Oh the pain of not sleeping. I can right now stand side by side billions of mums with newborns, in solidarity, and agree just how much sleep deprivation hurts.
My little one is 3 weeks old at the time of writing this, and it’s 6.20pm in the evening.
I like to tell myself that I’m getting to know his patterns, but I’m really not.
Every night is something different at this stage, and I wake up in the mornings with a mixture of fuzziness, grumpiness and tearfulness.
What’s really helping me right now as a side note is an early morning 10 minute brisk walk.
I take the dog out first thing after baby's early feed, and that fresh winter air wakes me up better than coffee.
And yet it’s not only mums with babies who suffer sleep deprivation.
In fact, anxiety and poor sleep tend to come as a partnership.
And it’s hard to tell which causes which?
Whether anxiety comes first, or the lack of sleep? But what’s clear is that when the two exist together, it’s a nightmare.
I want to write this blog today not from the point of view of a healthcare professional but simply as someone with helpful tips on getting some good shut eye, regardless of what your situation is.
- PHONES. Get them out of your bedroom, and certainly don’t look at them right before going to bed. Phones are designed to be looked at. The same goes for social media. Therefore it makes sense that in order for us to be calm and restful before bed, we shouldn’t look at our phones. They'll only make us more alert. The blue light emitted from our phones suppresses the sleep hormone Melatonin, and therefore keeps us awake longer. Therefore if you’re struggling to sleep the number one thing you can do is not look at your phone before bed.
2. Do a brain dump. My favourite form of getting your mind clearer, is to grab a piece of paper and write down everything. Literally, all your to do’s, your worries, your self doubts, whatever is on your mind at that time. You can do a dump in list form, or just scribble away. If you find your mind too busy before going to bed, this is a great thing to do. I always advise the ladies in my wellness club to keep a notepad by their beds, in-case they wake in the night and need to dump their worries onto paper.
3. Try not to panic. I know the fears around needing to go to work or be with the kids and not being able to function the next day. It’s horrible. But it’s made worse by panicking about that at 2am when you can’t sleep. I always recommend if you can’t sleep to get up, grab a herbal tea (camomile & honey is really soothing) and spend half an hour reading a nice book, or listening to a podcast, or anything relaxing like a meditation. The Calm app is really good for its sleep stories I think. You’ll find that if you can make yourself a little bit sleepy and yawny that you’ll fall asleep quicker when you do go back to bed. Tossing and turning checking the clock will only stress you out even more so please don’t do this.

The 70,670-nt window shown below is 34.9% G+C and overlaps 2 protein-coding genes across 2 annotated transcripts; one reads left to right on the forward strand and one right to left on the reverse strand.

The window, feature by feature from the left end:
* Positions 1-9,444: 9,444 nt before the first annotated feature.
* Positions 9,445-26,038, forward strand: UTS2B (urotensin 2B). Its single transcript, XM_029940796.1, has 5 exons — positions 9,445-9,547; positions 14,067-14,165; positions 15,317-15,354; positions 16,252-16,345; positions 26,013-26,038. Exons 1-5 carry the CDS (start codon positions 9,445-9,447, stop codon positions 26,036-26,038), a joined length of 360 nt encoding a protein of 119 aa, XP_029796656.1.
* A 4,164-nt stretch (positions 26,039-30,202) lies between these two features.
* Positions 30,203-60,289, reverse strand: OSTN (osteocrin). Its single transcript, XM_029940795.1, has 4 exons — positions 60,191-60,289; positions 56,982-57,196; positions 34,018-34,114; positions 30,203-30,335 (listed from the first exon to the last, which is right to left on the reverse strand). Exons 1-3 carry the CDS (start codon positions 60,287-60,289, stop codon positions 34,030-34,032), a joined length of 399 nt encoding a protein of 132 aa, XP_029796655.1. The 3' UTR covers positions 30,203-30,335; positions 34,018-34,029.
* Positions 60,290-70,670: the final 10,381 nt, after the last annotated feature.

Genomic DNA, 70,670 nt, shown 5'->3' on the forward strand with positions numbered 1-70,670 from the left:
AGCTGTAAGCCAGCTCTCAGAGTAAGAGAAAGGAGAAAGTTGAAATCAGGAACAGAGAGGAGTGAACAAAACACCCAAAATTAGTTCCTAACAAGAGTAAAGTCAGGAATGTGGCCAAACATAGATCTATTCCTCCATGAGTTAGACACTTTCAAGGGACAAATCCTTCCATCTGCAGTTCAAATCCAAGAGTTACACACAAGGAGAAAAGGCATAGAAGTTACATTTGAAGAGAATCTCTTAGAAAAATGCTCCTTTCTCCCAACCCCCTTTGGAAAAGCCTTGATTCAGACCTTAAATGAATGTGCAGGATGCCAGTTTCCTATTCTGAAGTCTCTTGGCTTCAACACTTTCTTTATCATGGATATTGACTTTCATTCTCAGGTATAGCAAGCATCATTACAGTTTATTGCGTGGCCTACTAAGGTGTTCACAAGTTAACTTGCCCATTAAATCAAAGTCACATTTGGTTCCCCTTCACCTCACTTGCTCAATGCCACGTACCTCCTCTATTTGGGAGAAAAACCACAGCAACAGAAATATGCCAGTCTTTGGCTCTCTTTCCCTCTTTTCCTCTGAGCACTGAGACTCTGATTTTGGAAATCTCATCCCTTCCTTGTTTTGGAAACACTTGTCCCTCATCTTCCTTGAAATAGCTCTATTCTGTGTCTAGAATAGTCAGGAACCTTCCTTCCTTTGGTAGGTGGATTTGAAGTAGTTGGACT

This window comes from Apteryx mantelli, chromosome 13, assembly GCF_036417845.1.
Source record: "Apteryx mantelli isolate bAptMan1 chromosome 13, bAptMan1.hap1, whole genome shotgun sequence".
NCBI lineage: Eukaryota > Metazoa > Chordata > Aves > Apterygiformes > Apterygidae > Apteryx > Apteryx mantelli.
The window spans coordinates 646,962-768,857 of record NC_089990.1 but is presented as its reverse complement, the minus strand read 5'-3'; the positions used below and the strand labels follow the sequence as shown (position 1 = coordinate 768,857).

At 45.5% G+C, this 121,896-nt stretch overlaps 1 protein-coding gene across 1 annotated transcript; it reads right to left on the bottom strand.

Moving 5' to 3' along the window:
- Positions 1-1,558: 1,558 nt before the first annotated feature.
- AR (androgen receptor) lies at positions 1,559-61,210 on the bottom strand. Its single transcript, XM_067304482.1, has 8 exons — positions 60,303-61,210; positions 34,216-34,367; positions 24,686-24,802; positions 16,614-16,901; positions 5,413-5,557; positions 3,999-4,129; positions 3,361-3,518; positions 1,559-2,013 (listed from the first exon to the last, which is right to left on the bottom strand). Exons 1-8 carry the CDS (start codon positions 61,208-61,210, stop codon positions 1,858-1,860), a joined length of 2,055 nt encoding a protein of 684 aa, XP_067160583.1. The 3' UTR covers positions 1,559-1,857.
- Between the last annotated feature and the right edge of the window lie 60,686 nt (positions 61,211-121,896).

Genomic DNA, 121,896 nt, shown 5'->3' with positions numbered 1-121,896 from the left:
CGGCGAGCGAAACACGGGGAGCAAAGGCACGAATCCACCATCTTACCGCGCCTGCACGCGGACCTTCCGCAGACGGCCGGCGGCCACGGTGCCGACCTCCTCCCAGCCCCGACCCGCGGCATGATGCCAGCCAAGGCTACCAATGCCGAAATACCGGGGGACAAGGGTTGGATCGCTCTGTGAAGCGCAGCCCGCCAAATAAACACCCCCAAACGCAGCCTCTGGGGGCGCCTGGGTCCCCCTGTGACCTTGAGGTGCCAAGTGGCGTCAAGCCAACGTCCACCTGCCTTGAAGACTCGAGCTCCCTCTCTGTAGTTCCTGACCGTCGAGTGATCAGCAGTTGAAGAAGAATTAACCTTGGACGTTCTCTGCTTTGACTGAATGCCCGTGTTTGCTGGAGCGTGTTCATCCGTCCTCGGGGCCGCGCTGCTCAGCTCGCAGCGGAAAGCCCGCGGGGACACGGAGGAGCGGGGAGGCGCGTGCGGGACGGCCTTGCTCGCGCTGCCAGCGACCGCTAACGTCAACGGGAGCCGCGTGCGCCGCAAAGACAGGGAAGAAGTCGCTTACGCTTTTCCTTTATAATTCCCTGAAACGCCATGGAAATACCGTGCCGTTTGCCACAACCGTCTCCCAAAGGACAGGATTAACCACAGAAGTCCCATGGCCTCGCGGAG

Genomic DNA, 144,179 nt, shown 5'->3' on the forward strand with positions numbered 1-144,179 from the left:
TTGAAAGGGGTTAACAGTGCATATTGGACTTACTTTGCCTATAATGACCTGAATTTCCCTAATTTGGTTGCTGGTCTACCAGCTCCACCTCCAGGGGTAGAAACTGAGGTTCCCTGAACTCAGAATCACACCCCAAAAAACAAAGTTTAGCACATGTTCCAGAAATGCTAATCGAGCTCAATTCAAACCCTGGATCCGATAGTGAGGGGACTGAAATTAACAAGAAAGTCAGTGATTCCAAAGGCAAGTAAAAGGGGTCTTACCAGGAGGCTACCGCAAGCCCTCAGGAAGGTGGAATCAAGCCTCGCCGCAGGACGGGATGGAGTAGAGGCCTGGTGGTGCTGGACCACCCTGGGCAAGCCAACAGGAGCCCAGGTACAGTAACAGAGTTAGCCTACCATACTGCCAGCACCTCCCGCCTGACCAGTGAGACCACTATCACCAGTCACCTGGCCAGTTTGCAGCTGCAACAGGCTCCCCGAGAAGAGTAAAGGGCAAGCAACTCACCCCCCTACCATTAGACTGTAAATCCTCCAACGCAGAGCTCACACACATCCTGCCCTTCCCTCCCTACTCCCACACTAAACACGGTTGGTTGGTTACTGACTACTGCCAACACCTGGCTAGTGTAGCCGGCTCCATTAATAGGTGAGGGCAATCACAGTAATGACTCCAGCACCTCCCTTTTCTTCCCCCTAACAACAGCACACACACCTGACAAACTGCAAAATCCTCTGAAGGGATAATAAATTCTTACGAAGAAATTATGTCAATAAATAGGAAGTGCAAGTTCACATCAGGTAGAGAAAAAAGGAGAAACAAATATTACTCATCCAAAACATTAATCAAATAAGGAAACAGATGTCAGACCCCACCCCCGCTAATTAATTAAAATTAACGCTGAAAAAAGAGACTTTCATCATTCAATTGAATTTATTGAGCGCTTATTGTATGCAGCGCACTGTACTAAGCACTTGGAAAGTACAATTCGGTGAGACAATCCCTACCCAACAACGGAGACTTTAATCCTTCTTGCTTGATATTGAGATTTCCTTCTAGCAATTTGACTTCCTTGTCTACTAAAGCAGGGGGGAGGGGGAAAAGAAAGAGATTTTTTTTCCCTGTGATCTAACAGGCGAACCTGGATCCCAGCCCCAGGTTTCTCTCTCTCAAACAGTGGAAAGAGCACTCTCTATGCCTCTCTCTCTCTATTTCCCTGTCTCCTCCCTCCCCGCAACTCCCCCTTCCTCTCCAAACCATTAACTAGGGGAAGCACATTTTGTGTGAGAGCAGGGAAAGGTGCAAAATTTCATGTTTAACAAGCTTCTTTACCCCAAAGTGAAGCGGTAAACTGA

4. Clean sheets! Creating a nice bedroom environment will help with good sleep patterns. Also, calm lighting before bed such as a little night lamp or a reading lamp. It helps to relax us.
5. Take naps if you can. Take any help offered to you and grab a snooze during the day. New mums this is particularly relevant to you! If you can take a nap during the day then you really ought to (when baby sleeps). It will make you feel SO much better. Sod the housework, and give yourself permission to take some rest.
6. Use essential oils. A few drops of lavender oil in a burner, or a lavender pillow spray work wonders to help relax us. Chamomile oil is also a good one to use to promote sleepiness.
7. Don’t try and go to bed if you’re not sleepy. This is something I cottoned onto a long time ago. If you’re not sleepy, wait until you are sleepy. It sounds basic, but perhaps you’re trying to force yourself to sleep at a certain time when you need to wait for your mind and body to be tired enough to sleep?
8. Force yourself to do something relaxing before bed. A half an hour of reading time is my top choice, but other recommendations are a hot bubble bath, listening to relaxing music and a guided meditation, or a form of writing such as journaling. Soon you won't need to force yourself to relax, you'll start to enjoy that bit of self care and look forward to it!
9. Exercise. Take the baby or children outside, even in the garden or park for 10 minutes will help you feel more energised and able to function. A walk in the fresh air will do you so much good BUT you won't feel like doing it. You do need to pull yourself by the scruff of the neck, grab your coat and DO IT. And if you do, you'll feel better almost instantly plus you'll get a boost of feel good endorphins which will make you happier when you return home and enjoy a warm cuppa with a slice of cake 🙂 A walk in my opinion is a win win.
10. Understand that your baby isn't on the same time scale as you! Babies are meant to wake up at night, as are toddlers, as are children. I find it so frustrating that mums are bombarded with "How to get your kids to sleep longer" articles when they only make us feel shittier than we do already. I've taken a 'day by day' approach to my children's sleep patterns, I've tried everything from co-sleeping to cots to double beds to sleeping on the couch while toddler plays at 3am. Whatever I can do to get some sleep is what works and I certainly don't listen to all the should's and what if's online. You do what works for you mama.
And, ultimately, if none of these tips work don’t be shy to go to the doctor if you’re really struggling.
Sleep is imperative to our bodies regenerating and renewing abilities. We do need sleep, it is compulsory. It’s not an option not to sleep!
So don’t feel bad about going to the doctor and asking for help.
Do pop a comment and let me know if these points help at all? And feel free to share this blog for those in need.